Amman, 24 October 2017 – Today UNESCO held two consultation sessions on the Internet Universality Indicators at Jordan Media Institute in Amman.
The consultation sessions were attended by over 20 Internet experts including government representatives, private sector representatives, data protection advocates, privacy experts, academia and members of civil society and educational institutions. UNESCO Director for Freedom of Expression and Media Development Director Guy Berger presented the Organisation’s new project “Defining Internet Universality Indicators”. The initiative aims to develop indicators for governments and other stakeholders to measure Internet development at the national level and promote the norms and values based on the ROAM principles (which encourage the Internet governance to be based on human Rights, Openness, Accessibility, and Multi-stakeholder participation).
Each consultation session focused on two of the four principles, the first session included government and private sector representatives and focused on the Openness, and Accessibility Indicators. The second session included members of academia, civil society and the media and focused on the Rights-Based and Multi-Stakeholder Participation Indicators.
“The Internet is more and more part of daily life, with huge potential for the sustainable development of our societies,” said Mr. Berger. “This is why UNESCO is developing a research tool to map different dimensions, so that stakeholders in a given country can see the big picture and be empowered to make evidence-based decisions about how best to use and govern the Internet.”
The event today in Amman was a unique opportunity for Jordanian experts to contribute to defining the authoritative global research tool for voluntarily assessing Internet development within countries. It was the first Internet Universality Indicators consultation session in the Arab world.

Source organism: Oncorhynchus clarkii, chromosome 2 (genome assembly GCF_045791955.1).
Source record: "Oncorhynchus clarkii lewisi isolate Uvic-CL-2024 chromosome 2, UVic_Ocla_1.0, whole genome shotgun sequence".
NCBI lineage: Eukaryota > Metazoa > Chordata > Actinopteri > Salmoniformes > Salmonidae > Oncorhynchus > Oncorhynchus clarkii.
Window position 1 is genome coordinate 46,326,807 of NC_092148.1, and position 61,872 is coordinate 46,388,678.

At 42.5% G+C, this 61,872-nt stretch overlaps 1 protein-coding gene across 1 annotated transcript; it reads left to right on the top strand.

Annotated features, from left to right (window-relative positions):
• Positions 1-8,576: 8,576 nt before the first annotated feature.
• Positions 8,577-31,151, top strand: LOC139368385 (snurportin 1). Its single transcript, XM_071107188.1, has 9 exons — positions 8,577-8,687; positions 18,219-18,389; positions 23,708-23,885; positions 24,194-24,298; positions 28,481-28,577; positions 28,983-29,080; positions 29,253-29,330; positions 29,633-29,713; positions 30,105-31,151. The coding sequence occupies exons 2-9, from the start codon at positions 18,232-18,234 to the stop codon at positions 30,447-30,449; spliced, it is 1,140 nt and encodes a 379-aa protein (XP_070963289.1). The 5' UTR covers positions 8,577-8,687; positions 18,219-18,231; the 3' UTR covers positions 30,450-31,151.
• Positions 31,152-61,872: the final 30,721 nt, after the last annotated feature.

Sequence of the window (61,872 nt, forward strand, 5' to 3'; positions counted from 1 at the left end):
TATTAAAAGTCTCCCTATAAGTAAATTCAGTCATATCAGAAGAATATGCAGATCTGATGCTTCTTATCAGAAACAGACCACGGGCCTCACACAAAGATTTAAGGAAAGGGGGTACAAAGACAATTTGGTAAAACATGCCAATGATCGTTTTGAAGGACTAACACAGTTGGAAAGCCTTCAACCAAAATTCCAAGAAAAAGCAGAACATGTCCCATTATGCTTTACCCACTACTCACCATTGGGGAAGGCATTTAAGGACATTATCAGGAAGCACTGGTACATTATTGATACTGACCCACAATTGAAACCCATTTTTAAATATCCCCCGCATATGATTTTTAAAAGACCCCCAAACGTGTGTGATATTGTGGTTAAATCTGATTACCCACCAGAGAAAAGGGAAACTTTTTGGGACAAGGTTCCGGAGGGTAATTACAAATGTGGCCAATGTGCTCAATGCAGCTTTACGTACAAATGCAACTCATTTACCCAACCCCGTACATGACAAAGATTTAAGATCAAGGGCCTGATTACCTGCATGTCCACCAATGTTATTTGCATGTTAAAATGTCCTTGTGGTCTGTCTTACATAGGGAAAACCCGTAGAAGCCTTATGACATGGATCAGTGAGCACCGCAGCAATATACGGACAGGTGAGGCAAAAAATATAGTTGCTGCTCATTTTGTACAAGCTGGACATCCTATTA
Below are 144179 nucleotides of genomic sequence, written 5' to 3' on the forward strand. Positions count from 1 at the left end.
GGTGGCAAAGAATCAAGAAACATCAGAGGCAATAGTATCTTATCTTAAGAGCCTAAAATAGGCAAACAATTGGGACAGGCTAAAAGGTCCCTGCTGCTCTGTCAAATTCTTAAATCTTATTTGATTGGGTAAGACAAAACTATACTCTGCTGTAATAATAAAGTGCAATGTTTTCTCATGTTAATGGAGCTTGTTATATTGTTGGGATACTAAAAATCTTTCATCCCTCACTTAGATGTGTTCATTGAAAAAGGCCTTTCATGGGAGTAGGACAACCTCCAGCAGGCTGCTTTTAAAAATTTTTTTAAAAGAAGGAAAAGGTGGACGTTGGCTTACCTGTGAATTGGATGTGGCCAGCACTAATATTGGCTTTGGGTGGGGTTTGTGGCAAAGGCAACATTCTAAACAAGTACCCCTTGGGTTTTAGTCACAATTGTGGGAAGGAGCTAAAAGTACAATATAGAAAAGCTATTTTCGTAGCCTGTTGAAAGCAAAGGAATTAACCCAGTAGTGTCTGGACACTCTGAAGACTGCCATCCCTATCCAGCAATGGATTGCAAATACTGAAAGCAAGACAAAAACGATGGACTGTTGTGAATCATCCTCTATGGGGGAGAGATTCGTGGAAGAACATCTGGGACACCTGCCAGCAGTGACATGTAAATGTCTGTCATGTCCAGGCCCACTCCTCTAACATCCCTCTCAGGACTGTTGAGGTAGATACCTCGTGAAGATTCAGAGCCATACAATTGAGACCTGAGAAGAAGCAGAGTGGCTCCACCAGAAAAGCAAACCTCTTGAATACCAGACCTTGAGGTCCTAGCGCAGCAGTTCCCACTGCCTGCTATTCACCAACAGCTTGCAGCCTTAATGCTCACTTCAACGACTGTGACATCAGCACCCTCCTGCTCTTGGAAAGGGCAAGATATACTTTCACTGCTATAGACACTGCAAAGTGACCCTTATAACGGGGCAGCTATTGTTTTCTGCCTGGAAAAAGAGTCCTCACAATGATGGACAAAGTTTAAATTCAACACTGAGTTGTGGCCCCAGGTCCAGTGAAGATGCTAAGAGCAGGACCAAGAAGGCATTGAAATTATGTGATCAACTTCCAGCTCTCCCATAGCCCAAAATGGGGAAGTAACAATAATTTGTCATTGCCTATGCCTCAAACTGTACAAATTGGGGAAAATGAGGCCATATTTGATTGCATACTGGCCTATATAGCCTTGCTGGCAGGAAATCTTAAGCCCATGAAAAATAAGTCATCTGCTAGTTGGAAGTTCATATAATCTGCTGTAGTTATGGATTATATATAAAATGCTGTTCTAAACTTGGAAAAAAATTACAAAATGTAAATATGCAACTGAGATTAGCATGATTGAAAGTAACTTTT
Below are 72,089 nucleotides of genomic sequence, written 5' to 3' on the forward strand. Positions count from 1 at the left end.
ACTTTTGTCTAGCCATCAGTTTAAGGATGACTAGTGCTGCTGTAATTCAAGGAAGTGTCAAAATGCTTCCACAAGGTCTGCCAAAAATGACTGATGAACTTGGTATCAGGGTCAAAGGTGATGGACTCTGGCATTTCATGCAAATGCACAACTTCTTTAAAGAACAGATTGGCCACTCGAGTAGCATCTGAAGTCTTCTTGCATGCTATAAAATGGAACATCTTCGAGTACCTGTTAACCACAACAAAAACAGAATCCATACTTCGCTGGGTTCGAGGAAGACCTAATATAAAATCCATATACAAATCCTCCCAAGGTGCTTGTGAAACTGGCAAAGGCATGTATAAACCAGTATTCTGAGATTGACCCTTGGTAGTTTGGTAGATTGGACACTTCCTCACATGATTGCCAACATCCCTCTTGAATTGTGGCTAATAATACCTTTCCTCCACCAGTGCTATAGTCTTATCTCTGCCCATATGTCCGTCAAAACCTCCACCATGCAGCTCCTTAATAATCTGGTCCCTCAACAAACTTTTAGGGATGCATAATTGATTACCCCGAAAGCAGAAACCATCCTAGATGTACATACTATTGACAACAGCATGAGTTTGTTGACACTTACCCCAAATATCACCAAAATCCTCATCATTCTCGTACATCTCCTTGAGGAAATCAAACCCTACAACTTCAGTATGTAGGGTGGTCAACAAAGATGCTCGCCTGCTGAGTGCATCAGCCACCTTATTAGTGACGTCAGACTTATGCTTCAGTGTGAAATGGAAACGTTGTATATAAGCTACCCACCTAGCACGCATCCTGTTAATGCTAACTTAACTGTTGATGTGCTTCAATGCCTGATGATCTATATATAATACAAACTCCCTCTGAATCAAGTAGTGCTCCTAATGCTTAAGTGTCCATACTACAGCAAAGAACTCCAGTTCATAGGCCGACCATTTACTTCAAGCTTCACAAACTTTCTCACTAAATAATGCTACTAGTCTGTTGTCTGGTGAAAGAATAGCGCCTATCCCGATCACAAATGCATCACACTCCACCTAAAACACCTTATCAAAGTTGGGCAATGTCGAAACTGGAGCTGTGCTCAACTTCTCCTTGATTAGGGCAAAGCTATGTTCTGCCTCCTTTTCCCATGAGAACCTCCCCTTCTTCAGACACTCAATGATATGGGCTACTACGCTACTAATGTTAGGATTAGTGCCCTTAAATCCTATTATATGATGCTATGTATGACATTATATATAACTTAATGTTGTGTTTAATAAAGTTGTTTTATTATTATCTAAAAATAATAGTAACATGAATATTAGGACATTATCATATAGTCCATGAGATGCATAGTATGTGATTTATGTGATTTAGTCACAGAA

Speaking about defining the Accessibility indicator, Dr. Baha’ Khasawnah, Director General of National Information Technology Center, noted that bridging the digital divide, improving digital literacy, and empowerment of women and youth are key issues in internet accessibility in Jordan. “Assessing digital literacy could be measured by assessing the number of people that have been trained, measuring the amount of bandwidth in schools, resources that have been accessed, number of downloads, uploads and how many new subscribers are joining. As for the digital divide, measuring the success is difficult. In our experience, we have measured the numbers we have trained and how many people have returned for training,” he added.
“In addition to the four indicators, it may be interesting to add an indicator related to ethics on the internet, as well as to consider the rights of refugees and the rights of people with disabilities,” said Dr. Abdullah Ababneh, Head of the National Centre for Human Resources Development.
For the Openness indicators, the issues discussed include open standards, open source, open access, open data, and open markets. “We are very interested in using the indicators that are developed as part of this project, because it is a gap and it would be very useful to know and apply them,” added Dr. Khasawneh.
The consultations were organized with the contribution of the EU funded and UNESCO implemented “Support to Media in Jordan” project as part of continued efforts to support an enabling environment for freedom of expression. The indicators project draws on UNESCO’s experience with the Media Development Indicators (MDIs) which were adopted as part of the Organisation’s International Programme for the Development of Communication (IPDC) in 2008. The Support to Media in Jordan carried out Jordan’s first comprehensive MDI study in 2015.
The indicators resulting from this project will not address every aspect of the Internet, but will focus on the four R-O-A-M principles and cross-cutting issues including the impact of the internet on gender issues and on children and young people. They will help governments and other stakeholders assess their Internet environments against those principles. They will include both quantitative and qualitative indicators, enabling a comprehensive view to be taken of progress in countries with different experiences and different characteristics. Special attention will be paid in their development to the gender dimension and the impact of the Internet on children and young people.
In addition to the ongoing on-site Multistakeholder consultation sessions, UNESCO is now also offering the possibility for interested actors, including Member States, to participate in the consultation online at https://en.unesco.org/internetuniversality.
This event fed into UNESCO’s phase 1 consultation to elaborate and draft the first version of Internet Universality indicators by November 2017. The final indicators will be presented in 2018 and will be submitted to the UNESCO Member States of the International Programme for the Development of Communication (IPDC) for endorsement.